Page last updated at 14:40 GMT, Wednesday, 20 August 2008 15:40 UK

Tories 'best' to tackle poverty

George Osborne
George Osborne says the Tories are best placed to reduced inequalities

George Osborne has said that the Tories are best placed to tackle poverty and create a fair society.

The shadow chancellor also said Gordon Brown had burdened future generations by reckless borrowing.

He told the BBC that "simply chucking money at people" was not enough without tackling worklessness and improving educational chances.

Treasury minister Angela Eagle said the Tories were trying to avoid scrutiny about "unfunded and unfair policies".

There are 900,000 more people in severe poverty than in 1997, the shadow chancellor said in a speech to think tank Demos.

Autumn relaunch

He also accused the prime minister of treating future generations unfairly by leaving them with large debts to pay off.

In an article in the Guardian, he said he thought that issue would become "the new battle in British politics as the government mortgages our long-term future for the sake of its short-term survival".

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He also wrote that the modern Conservative Party was "now winning the argument that the best way to achieve progressive goals is through Conservative means".

His speech came ahead of the prime minister's expected autumn relaunch, which is likely to stress Labour's commitment to "fairness".

Earlier Mr Osborne told the BBC: "Simply redistributing money, simply chucking money at people, simply relying on tax credits has failed.

"Child poverty is rising in this country, despite the amount of money that is being spent on the tax credit system. "

'Scattergun attack'

He said the party would strengthen tax credits by tackling the "couples penalty" which he says disadvantages couples who live together - and improving administration of the system.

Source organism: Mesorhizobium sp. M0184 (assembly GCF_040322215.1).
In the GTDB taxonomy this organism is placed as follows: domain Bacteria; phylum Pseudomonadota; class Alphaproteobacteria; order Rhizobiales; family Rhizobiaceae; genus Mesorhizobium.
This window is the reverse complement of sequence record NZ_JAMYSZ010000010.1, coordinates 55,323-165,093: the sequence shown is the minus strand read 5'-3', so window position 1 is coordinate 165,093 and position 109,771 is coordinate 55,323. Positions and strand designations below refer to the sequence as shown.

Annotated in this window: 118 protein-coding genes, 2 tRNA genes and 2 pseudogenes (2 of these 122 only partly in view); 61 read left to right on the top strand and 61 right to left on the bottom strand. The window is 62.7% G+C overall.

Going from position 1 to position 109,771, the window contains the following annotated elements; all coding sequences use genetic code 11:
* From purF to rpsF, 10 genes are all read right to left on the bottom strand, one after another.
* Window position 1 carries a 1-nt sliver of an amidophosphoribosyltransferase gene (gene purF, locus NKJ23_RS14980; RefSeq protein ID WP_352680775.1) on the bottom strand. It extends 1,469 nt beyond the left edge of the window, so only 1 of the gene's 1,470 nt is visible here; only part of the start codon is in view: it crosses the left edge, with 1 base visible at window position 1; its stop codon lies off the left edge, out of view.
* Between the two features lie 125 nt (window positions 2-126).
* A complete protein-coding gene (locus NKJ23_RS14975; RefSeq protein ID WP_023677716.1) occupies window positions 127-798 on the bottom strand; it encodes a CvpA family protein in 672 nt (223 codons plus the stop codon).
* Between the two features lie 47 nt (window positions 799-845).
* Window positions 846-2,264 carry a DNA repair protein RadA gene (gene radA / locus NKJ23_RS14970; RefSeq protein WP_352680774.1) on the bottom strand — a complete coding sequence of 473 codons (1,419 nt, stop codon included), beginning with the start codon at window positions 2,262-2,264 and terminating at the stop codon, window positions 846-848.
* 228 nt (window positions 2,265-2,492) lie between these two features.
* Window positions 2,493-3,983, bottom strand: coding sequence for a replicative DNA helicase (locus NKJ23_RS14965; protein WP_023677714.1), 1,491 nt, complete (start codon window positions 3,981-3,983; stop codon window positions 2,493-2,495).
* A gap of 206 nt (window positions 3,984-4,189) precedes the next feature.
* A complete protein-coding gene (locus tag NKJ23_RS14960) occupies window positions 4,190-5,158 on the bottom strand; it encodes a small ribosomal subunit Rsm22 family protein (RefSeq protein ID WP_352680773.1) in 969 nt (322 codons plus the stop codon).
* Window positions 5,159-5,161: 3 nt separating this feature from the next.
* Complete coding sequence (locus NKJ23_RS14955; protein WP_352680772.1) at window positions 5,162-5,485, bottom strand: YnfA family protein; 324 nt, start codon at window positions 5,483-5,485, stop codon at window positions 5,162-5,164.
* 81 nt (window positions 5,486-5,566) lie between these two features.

"There is absolutely no Conservative plan to in any way get rid of tax credits, indeed if anything we want to strengthen tax credits."

They would rather repeatedly tell us that we are broken than say what they would do to fix things
Nick Clegg
Lib Dem leader

But he added the Conservatives' approach would also concentrate on giving people the chance of a better education, by improving schools in the poorest areas, tackling welfare dependency and supporting families who are "trying to do right thing".

"These Conservative methods of achieving progressive goals are likely to be far more successful and create a fairer society," he said.

Treasury minister Angela Eagle said Labour was "delighted" to confront the Tories over the issue of fairness.

"This is the same Tory party that opposed the minimum wage, opposed pension credit and the winter fuel allowance, opposed support for families through tax credits and still won't commit to any real pledge on child poverty," she said.

"George Osborne's latest scattergun attack is just another example of the Conservatives trying to avoid tough questions about their own unfunded and unfair policies."

And Liberal Democrat leader Nick Clegg said the Conservatives should "start setting out some serious policies" rather than "a series of hopelessly vague ambitions".

"They would rather repeatedly tell us that we are broken than say what they would do to fix things. The only genuine policy they have is a tax break for the richest 6% of people."

The Conservatives are set to unveil their proposals for boosting fairness later this week.

The plans are expected to focus on promoting opportunity rather than "top-down state control".


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